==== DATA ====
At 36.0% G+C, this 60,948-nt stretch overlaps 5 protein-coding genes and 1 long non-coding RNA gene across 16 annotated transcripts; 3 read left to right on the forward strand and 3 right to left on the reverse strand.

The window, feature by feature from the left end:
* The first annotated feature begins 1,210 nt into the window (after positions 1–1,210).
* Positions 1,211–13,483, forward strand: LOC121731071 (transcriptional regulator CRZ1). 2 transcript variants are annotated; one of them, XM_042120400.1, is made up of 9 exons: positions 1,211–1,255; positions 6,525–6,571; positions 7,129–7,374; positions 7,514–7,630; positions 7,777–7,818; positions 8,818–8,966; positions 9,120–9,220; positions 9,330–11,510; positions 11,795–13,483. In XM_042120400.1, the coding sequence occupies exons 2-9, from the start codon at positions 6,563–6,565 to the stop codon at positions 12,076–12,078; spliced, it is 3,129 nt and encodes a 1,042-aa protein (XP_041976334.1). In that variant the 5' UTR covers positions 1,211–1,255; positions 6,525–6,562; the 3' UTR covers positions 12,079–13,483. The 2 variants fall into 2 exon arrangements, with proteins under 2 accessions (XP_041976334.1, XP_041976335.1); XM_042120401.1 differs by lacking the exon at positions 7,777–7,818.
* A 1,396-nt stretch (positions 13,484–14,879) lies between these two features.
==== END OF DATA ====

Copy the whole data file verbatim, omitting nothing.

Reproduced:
At 36.0% G+C, this 60,948-nt stretch overlaps 5 protein-coding genes and 1 long non-coding RNA gene across 16 annotated transcripts; 3 read left to right on the forward strand and 3 right to left on the reverse strand.

The window, feature by feature from the left end:
* The first annotated feature begins 1,210 nt into the window (after positions 1–1,210).
* Positions 1,211–13,483, forward strand: LOC121731071 (transcriptional regulator CRZ1). 2 transcript variants are annotated; one of them, XM_042120400.1, is made up of 9 exons: positions 1,211–1,255; positions 6,525–6,571; positions 7,129–7,374; positions 7,514–7,630; positions 7,777–7,818; positions 8,818–8,966; positions 9,120–9,220; positions 9,330–11,510; positions 11,795–13,483. In XM_042120400.1, the coding sequence occupies exons 2-9, from the start codon at positions 6,563–6,565 to the stop codon at positions 12,076–12,078; spliced, it is 3,129 nt and encodes a 1,042-aa protein (XP_041976334.1). In that variant the 5' UTR covers positions 1,211–1,255; positions 6,525–6,562; the 3' UTR covers positions 12,079–13,483. The 2 variants fall into 2 exon arrangements, with proteins under 2 accessions (XP_041976334.1, XP_041976335.1); XM_042120401.1 differs by lacking the exon at positions 7,777–7,818.
* A 1,396-nt stretch (positions 13,484–14,879) lies between these two features.